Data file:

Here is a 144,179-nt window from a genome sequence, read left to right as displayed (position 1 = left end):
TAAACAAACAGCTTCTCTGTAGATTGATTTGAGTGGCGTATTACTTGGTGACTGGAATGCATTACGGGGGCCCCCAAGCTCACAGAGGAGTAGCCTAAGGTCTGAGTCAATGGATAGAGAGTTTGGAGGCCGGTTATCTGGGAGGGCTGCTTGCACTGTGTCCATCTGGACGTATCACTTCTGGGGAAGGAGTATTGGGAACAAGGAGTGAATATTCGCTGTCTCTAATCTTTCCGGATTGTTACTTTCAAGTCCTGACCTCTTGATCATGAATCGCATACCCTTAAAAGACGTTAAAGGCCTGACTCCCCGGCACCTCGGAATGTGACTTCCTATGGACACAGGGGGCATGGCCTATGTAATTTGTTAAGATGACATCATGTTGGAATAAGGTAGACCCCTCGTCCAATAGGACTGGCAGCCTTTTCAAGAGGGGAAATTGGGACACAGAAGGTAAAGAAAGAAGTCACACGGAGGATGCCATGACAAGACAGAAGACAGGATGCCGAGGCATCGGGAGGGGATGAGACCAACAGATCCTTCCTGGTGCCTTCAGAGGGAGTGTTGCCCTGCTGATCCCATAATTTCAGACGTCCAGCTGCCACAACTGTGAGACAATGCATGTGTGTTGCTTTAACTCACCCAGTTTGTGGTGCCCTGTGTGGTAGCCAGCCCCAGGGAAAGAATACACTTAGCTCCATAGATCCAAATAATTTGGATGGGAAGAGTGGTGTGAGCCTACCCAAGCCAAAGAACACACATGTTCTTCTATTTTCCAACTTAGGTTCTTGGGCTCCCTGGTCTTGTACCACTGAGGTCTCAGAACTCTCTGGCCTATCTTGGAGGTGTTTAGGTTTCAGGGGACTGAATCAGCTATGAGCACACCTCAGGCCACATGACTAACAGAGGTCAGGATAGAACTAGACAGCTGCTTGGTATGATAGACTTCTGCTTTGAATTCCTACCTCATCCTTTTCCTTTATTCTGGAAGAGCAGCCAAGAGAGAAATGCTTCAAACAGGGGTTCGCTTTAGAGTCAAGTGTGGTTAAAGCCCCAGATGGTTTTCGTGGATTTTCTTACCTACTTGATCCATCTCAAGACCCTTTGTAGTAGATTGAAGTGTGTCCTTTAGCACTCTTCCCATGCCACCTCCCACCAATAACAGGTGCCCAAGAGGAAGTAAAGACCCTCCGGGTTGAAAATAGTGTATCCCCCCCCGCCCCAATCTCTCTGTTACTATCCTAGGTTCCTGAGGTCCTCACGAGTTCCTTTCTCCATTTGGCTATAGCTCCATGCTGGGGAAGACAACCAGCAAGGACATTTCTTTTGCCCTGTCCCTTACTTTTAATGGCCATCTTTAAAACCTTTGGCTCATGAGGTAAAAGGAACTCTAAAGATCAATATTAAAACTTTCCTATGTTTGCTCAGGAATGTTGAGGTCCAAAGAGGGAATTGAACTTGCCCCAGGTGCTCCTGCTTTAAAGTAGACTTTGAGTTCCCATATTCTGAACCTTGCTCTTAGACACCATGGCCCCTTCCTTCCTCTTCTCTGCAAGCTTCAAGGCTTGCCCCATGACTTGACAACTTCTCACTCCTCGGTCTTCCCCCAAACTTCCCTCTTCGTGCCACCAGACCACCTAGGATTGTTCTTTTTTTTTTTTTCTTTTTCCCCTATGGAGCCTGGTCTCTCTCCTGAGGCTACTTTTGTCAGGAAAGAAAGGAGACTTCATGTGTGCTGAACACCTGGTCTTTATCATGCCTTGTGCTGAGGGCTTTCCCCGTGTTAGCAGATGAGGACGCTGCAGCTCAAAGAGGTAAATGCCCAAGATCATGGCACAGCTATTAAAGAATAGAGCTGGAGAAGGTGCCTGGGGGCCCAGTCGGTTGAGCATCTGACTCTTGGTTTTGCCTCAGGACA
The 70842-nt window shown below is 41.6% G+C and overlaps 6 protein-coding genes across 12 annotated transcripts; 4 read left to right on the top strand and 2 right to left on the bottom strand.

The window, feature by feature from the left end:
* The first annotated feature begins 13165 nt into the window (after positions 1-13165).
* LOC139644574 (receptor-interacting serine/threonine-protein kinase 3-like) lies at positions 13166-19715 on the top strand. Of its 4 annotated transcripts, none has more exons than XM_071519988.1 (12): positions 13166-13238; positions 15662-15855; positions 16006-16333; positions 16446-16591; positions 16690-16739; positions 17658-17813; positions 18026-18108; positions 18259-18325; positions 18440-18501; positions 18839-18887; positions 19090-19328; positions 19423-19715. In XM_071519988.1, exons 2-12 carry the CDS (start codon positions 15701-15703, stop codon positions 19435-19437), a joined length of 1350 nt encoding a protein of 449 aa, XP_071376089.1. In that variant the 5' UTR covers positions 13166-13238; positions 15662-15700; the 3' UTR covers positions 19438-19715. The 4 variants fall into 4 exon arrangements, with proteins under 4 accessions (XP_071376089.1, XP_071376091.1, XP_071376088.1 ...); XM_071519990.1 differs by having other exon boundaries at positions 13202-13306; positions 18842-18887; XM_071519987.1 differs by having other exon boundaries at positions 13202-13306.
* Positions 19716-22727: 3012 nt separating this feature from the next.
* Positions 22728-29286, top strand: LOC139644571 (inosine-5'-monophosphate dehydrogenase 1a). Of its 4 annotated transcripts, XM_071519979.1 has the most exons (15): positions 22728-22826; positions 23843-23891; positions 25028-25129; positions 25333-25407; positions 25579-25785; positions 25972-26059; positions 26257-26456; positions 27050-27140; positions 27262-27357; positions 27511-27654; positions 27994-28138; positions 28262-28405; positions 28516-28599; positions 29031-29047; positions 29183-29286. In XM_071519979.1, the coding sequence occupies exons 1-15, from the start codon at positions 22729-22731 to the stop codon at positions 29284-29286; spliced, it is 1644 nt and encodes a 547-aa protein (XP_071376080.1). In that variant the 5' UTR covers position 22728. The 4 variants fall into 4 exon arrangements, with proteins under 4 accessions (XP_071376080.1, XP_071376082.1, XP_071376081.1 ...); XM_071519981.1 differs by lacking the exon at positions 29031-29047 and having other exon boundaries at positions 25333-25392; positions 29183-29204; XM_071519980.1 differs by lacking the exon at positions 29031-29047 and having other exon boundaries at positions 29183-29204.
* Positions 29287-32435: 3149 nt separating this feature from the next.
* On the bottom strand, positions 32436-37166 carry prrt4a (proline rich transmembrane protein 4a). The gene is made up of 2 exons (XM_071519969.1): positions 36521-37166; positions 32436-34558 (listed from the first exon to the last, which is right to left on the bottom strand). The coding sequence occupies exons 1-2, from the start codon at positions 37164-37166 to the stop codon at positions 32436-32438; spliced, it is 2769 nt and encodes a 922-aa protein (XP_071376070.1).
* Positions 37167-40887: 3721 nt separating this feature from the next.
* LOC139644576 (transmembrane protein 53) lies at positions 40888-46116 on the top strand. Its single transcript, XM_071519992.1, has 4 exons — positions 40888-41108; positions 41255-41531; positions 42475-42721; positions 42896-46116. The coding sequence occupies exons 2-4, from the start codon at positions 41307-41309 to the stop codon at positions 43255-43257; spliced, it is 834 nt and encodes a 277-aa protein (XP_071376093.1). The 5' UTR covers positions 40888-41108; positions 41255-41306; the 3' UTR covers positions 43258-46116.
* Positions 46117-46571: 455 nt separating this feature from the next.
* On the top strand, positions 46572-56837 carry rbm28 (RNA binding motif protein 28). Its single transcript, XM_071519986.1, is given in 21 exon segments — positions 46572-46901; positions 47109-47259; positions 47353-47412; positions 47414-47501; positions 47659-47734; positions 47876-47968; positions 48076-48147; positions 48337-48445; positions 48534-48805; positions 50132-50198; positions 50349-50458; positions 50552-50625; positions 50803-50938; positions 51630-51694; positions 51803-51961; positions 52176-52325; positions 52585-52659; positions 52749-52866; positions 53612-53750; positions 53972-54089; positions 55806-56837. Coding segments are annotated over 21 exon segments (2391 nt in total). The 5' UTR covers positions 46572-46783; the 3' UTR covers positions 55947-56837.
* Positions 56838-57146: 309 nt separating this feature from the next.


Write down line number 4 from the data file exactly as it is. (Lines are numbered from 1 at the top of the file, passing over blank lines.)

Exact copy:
The window, feature by feature from the left end: